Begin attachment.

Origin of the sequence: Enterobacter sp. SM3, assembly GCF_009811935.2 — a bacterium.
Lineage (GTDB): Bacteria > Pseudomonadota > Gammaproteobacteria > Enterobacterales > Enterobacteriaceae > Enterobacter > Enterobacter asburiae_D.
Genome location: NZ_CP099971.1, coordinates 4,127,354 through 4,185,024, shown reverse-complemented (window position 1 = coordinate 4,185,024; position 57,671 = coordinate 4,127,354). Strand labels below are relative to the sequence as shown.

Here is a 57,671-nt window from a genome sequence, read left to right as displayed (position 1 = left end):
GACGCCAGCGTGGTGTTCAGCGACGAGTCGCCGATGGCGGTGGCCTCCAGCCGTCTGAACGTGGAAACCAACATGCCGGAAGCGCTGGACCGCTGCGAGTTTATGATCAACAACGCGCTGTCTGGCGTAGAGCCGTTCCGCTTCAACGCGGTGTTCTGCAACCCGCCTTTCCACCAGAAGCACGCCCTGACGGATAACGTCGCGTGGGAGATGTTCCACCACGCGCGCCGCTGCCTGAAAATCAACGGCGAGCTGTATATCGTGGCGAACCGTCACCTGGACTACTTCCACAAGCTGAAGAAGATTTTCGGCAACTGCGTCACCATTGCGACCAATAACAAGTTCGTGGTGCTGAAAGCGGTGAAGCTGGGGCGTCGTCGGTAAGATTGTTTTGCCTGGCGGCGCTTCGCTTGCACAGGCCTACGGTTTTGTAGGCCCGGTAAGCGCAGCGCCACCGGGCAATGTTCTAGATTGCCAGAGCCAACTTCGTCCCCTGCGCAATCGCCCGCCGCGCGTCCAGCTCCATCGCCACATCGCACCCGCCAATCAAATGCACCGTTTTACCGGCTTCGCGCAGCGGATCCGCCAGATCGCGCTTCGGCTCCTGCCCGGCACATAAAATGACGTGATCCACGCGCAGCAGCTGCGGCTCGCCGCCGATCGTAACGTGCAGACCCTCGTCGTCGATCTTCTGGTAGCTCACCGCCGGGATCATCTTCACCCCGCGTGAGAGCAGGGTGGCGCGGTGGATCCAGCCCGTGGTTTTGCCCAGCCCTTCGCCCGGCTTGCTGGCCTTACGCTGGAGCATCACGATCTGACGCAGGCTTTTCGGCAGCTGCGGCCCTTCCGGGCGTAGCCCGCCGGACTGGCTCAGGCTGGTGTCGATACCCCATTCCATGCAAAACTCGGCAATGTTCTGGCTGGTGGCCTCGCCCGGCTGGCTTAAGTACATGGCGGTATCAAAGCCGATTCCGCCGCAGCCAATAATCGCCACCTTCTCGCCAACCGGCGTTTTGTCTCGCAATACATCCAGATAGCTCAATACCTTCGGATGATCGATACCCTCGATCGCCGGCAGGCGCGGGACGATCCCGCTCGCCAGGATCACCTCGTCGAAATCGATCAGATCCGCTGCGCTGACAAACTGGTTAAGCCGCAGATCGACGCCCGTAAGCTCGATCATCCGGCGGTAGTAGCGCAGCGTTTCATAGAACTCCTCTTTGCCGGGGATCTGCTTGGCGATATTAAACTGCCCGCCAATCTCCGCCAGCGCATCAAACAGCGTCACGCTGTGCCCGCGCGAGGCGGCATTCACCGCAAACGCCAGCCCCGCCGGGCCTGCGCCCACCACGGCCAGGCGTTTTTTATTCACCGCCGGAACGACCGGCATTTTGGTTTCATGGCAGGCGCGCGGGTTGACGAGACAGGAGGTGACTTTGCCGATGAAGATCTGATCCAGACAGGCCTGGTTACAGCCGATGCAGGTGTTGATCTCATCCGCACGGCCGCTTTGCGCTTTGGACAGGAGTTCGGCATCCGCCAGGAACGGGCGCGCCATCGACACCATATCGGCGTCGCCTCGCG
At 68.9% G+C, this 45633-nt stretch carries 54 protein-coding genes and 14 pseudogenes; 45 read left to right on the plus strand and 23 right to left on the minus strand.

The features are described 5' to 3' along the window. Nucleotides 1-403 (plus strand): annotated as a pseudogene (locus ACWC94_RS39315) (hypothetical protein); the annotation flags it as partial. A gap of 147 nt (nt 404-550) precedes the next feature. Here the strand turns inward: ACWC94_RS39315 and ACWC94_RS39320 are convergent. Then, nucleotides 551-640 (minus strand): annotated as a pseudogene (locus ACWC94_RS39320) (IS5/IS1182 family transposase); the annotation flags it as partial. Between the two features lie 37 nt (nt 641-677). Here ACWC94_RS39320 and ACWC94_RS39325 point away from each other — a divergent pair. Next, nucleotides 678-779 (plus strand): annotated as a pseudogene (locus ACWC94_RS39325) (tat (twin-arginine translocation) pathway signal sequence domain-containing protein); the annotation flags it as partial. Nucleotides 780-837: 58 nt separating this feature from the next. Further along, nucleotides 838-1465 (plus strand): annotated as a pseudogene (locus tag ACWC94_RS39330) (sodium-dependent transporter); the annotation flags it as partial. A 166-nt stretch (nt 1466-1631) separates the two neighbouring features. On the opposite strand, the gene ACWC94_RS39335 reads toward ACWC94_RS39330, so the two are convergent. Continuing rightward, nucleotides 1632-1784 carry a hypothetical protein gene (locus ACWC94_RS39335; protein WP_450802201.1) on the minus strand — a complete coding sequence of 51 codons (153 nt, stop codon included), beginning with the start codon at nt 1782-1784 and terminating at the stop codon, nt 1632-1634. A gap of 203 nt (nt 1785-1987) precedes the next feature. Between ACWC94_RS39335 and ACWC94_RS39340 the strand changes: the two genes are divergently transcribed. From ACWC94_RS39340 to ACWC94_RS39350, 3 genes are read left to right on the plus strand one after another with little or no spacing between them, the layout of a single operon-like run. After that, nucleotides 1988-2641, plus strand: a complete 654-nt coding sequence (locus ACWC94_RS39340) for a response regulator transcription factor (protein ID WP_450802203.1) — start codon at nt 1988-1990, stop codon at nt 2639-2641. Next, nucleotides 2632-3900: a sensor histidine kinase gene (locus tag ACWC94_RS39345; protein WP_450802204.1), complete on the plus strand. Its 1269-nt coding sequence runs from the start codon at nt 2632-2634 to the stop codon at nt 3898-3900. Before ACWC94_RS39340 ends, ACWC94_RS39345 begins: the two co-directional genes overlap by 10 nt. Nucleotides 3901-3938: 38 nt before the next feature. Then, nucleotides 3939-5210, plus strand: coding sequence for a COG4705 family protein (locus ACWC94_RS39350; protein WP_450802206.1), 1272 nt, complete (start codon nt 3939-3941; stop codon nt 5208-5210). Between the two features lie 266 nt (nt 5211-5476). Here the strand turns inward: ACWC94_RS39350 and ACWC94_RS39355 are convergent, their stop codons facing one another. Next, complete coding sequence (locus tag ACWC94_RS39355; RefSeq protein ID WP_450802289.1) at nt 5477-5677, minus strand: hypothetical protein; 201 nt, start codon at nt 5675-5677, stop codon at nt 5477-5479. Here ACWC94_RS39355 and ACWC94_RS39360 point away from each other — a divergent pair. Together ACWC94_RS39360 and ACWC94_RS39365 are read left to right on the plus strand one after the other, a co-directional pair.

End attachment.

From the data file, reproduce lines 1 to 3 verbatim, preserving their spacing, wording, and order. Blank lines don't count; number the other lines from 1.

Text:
Origin of the sequence: Enterobacter sp. SM3, assembly GCF_009811935.2 — a bacterium.
Lineage (GTDB): Bacteria > Pseudomonadota > Gammaproteobacteria > Enterobacterales > Enterobacteriaceae > Enterobacter > Enterobacter asburiae_D.
Genome location: NZ_CP099971.1, coordinates 4,127,354 through 4,185,024, shown reverse-complemented (window position 1 = coordinate 4,185,024; position 57,671 = coordinate 4,127,354). Strand labels below are relative to the sequence as shown.